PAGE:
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Old 12-12-2011, 09:28 AM   #1
Registered: Dec 2011
Location: Columbus, OH
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Simple Shell Script Question

Hello this is my first time using this forum. And I hope to one day be able to to be in this section assisting others.

I have a simple question and it is regaurding the running the shell script. I made a simple test script to go to the Documents directory and then ping Now I know that I am using bash of course and once the script runs i get a error which shows

./ line 1: !#/bin/bash: No such file or directory
PING ( 56(84) bytes of data.
64 bytes from ( icmp_req=1 ttl=52 time=52.1 ms
64 bytes from ( icmp_req=2 ttl=52 time=51.6 ms
64 bytes from ( icmp_req=3 ttl=52 time=51.6 ms
64 bytes from ( icmp_req=4 ttl=52 time=49.9 ms

--- ping statistics ---
4 packets transmitted, 4 received, 0% packet loss, time 15249ms
rtt min/avg/max/mdev = 49.983/51.368/52.163/0.840 ms

So here is the issue i know that !#/bin/bash has to be included in the first line of the script right? But when I run the script I get this error:

./ line 1: !#/bin/bash: No such file or directory
And yet the script executes as it should. And I have confirmed that 'bash' is in the ./bin subdirectory. May I get an explanation? Dose this message really matters? If so then I would like to know how, and what is the best solution to the problem. I would love to be enlightened on this. Thank you.

Last edited by charging-ibis; 12-12-2011 at 09:29 AM. Reason: correction of a typo in the second code tag
Old 12-12-2011, 09:42 AM   #2
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Hi. also first time user. if you delete that line and run bash with the name of your script as parameter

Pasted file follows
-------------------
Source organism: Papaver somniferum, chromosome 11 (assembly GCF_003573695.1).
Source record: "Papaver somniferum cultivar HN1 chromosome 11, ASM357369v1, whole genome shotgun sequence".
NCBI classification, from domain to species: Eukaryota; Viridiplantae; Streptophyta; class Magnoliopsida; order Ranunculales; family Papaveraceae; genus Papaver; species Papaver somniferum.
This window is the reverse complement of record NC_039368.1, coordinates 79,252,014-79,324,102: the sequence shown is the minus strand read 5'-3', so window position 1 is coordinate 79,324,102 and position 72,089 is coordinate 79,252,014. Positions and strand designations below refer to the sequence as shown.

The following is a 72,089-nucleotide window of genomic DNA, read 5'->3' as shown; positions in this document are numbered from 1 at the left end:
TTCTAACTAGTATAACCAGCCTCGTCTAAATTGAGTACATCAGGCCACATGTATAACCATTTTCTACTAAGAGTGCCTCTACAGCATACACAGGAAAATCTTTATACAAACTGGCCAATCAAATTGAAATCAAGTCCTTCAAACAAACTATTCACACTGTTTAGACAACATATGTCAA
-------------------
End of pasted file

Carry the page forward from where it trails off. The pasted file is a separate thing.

$ bash

bash will run your script.

the other way it to run it right away which you are doing.


your _current_ bash reads the contents (if the execute permission is set , see chmod) and reads the first line to see who is meant to be able to execute the following content of the file. the line is called a shebang (see wikipedia)

Please include waht you actually type in when you post pastes. including the content of your script is also useful to get the full context
Old 12-12-2011, 09:42 AM   #3
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That first line should begin with "#!", not "!#".
1 members found this post helpful.
Old 12-12-2011, 09:49 AM   #4
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In case there is a hidden character causing trouble, use this command
head -n3 | od -a
Assuming you have no spaces after #!/bin/bash, the first line should start with
0000000   #   !   /   b   i   n   /   b   a   s   h  nl
If it does not, please post the output here.

EDIT: don't bother, rknichols has identified the problem.

Last edited by catkin; 12-12-2011 at 09:50 AM.
Old 12-12-2011, 02:04 PM   #5
Registered: Dec 2011
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Reply: Thanks

thank you both of you all helpled. i learned something new and corrected my descrepency of !# when it was actually supposed to be #!. Thank your


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